Now, what can we learn from these case studies concerning the role that laws could play to support data commons? ‘Data’ does not stand as the sole focal point or the economic resource that is collectively governed. Data look to other purposes, they are functional to fulfilling other objectives, with the community or collective potentially varying in its level of involvement in pursuing these. Being incorporated into such a broader ecosystem, data are governed to help strengthen or empower the concerned community vis-à-vis other actors or to equalize members within a community. A crucial component is the generation of data, including the technological design and the agenda setting for deciding about what – and whose – data should be generated in the first place, and for which purpose. Enabling communities (and members thereof) to make such decisions in connection to – but not necessarily centered on – data, empowers them. In contrast, EU data legislation, that starts with existing data, is not centered on the empowerment of communities and collectives.

The law is often anticipated to recognize communities, putting their role, legitimacy, interests and prerogatives front and center to pursue specific actions and practices. In light of existing significant power imbalances, which data commons aim to overcome to some extent, data governance lawmaking may well prove useful to navigate the transition towards more established renditions of data commons, for example by requiring participation in the data commons or by contributing to their governance in case of power unbalance between the members.

At this point, it is clear that ‘data commons law’ does not – and arguably, should not – exist. Various legislations may be called upon to intervene, depending on local needs, that need not be ‘data-related’ ones. They may range from municipal decrees to allow for and recognize road safety data collection on public roads, to technical harmonization and certification of vehicles, evidentiary law, the legal status of indigenous peoples or of civil society organizations to engage into certain activities. Not only is EU data legislation not conducive to data commons, but it could undermine their development by endorsing data as the primary regulatory subject-matter, and thus also the legitimacy of the (until then) de facto control of data by powerful actors such as car manufacturers. This makes it more difficult both materially and discursively for data commons to flourish sustainably and autonomously. Finally, data commons can be considered as an avenue to address certain issues such as those found in the case studies. However, they should not be construed as the cure-all-tool for all tech or data-related problems. For example, data-driven predictive policing raises not only – and maybe not mainly – the question of who governs and how, but also and primarily whether we, as a society, want the associated permanent surveillance of (innocent) citizens or not.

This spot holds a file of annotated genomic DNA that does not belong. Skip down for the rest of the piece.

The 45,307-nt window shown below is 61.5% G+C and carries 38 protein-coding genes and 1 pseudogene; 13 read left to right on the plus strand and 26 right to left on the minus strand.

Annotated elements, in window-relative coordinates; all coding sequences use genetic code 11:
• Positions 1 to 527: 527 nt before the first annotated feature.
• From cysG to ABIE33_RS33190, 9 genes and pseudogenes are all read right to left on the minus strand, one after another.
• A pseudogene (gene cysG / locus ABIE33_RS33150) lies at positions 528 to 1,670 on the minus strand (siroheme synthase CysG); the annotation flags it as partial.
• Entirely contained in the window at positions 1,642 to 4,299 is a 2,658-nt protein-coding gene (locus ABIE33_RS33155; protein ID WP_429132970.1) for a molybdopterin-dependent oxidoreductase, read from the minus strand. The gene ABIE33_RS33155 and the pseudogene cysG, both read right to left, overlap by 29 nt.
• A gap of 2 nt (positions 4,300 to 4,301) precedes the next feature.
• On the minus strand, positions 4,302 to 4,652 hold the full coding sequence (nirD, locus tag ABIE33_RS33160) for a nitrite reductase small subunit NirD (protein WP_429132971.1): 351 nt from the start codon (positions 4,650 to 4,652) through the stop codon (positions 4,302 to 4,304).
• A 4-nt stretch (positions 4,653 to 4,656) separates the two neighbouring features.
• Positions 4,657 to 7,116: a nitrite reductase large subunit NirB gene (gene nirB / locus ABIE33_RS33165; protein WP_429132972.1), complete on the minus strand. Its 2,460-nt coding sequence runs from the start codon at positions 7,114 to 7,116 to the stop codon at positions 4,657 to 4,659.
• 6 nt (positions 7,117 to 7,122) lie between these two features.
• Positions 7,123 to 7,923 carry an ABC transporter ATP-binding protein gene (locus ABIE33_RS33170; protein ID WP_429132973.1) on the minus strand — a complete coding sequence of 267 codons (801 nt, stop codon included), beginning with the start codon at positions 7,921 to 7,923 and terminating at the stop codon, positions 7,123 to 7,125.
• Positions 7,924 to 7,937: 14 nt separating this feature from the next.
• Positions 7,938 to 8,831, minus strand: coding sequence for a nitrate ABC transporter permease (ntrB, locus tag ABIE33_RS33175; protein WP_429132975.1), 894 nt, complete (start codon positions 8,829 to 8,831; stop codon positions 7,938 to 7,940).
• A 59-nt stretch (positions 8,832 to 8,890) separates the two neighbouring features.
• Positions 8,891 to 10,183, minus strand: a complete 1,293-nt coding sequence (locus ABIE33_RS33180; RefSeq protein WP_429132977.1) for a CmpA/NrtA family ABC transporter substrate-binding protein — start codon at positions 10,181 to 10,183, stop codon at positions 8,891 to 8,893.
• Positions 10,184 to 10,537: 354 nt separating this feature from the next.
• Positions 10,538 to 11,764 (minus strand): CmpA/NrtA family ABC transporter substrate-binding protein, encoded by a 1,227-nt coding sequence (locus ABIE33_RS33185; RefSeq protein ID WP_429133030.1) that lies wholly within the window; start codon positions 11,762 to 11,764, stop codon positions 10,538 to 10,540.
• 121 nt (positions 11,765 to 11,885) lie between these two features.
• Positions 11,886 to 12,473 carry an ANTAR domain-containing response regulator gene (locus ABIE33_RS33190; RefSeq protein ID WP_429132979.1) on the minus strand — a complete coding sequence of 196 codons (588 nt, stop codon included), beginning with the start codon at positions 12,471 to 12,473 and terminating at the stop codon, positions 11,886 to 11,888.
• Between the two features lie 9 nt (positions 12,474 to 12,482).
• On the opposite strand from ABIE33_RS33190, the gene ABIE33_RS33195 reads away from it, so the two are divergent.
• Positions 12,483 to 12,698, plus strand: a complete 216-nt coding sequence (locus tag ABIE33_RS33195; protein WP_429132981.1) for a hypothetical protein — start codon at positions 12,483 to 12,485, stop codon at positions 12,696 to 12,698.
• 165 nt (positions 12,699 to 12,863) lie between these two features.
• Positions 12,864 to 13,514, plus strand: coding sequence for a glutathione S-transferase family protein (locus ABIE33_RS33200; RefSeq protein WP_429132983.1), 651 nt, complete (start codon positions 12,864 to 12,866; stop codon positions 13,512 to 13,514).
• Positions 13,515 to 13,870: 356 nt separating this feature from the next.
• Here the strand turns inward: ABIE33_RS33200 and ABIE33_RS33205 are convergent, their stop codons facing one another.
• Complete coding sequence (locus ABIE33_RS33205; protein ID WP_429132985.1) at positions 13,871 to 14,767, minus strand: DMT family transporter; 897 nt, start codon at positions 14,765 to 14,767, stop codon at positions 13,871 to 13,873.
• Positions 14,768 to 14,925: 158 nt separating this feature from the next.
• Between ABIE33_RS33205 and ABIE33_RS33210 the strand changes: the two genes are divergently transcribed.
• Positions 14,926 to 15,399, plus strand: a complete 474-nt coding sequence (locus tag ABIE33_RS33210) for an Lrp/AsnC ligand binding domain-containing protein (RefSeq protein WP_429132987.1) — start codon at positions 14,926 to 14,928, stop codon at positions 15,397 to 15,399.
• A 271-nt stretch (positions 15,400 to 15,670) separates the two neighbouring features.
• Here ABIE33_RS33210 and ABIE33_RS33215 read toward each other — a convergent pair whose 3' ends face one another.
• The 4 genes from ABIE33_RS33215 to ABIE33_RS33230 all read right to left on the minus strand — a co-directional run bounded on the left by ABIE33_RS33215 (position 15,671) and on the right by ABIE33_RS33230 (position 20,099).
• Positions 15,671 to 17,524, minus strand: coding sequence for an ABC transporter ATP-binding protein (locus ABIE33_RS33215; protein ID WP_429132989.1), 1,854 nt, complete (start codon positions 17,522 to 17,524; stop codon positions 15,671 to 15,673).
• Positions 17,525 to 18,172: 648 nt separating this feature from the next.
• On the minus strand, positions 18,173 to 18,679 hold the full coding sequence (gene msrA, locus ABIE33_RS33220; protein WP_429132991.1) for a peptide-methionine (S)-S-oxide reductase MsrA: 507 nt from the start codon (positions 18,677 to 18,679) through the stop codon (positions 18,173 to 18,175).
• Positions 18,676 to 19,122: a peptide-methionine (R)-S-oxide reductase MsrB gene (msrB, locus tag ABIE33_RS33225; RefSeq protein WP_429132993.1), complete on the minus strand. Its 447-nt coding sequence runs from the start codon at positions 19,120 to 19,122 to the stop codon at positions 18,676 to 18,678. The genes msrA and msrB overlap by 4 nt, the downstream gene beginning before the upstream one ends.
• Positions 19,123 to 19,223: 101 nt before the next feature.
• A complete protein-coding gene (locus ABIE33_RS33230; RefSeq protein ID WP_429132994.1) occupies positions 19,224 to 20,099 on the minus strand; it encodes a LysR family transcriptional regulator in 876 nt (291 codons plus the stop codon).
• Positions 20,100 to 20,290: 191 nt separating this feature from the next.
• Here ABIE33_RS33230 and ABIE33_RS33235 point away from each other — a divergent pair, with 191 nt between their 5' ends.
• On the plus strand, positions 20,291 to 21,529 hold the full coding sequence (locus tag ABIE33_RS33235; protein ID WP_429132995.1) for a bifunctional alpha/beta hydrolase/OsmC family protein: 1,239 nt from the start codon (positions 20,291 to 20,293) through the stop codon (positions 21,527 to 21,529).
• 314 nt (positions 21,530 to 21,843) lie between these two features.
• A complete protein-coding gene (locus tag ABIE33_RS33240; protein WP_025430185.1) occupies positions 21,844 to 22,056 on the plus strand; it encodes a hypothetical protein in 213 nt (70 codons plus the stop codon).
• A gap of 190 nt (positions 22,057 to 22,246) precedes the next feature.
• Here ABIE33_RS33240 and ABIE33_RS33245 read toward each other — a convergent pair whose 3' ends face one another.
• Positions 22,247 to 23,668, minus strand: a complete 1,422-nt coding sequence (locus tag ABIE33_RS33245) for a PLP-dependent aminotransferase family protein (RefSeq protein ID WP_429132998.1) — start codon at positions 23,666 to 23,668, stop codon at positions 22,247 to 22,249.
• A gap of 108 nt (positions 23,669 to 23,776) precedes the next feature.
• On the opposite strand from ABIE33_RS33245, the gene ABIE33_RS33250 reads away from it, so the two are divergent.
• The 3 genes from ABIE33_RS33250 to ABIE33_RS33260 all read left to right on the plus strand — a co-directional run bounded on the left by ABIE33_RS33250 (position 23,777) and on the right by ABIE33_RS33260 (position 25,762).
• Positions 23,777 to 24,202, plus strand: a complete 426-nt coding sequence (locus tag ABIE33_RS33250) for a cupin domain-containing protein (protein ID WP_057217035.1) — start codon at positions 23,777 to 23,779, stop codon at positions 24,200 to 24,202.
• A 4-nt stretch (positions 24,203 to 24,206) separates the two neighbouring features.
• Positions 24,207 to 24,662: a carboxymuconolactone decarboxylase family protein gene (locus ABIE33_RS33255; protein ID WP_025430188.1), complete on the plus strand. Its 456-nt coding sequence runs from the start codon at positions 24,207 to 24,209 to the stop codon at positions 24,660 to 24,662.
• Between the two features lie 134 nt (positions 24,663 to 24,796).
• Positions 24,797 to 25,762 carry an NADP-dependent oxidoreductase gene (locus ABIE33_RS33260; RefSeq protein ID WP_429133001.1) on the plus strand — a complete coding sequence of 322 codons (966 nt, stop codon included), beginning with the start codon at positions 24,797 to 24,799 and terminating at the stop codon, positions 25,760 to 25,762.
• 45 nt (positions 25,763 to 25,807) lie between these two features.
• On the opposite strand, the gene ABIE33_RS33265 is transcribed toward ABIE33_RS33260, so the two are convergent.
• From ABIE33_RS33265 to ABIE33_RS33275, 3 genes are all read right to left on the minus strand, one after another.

Reimagining EU Data Legislation: Advocating for Data Commons Over Market Dominance
In this blog post, we have investigated the relationship between data commons and EU law. In its attempt to structure an EU way of data governance, EU data legislation generally sidelines data commons as a suitable approach, while giving prominence to data markets to which states may lean a hand in case of ‘market failures’. The notion of ‘data cooperative’ recognized in the DGA does not refer to data commons as defined above, but rather to a market-conducive form of data unionism. In that light, we enquired about how the law could and sometimes should support data commons, through the analysis of three case studies. Very much in contrast with the established course of action of the EU, we found that data commons initiatives do not necessarily put ‘data’ front and center. Data are instrumental to broader societal goals which, in our case studies, pertain to various forms of empowerment of communities or collectives (and their members). The local nature of data commons implies that the role expected to be played by the law differs from one to the other and does not necessarily have to do with data. We do not argue in favor of a ‘data commons law’ – a new ‘law of the horse’! The data commons perspective serves as an analytical tool and helps to emphasize the local conditions of data. The adequate regulatory level should be that of the purpose of data commons. Concerns about local situations does not prevent any further generalization of the law’s potential for supporting data commons. Instead, we advocate for thorough empirical research that identifies shared principles for legal frameworks that help data commons burgeon.

About the authors: Charlotte Ducuing, Gijs Van Maanen, Tommaso Fia

Parts of Gijs van Maanen’s and Charlotte Ducuing’s contributions to the writing of this blog post were part of the project ‘Understanding Information for Legal Protection of People Against Information-Induced Harms’ (‘INFO-LEG’). This project received funding from the European Research Council (ERC) under the European Union’s Horizon 2020 research and innovation program (grant agreement No. 716971). The blog essay reflects only the authors’ views, and the ERC is not responsible for any use that may be made of the information it contains.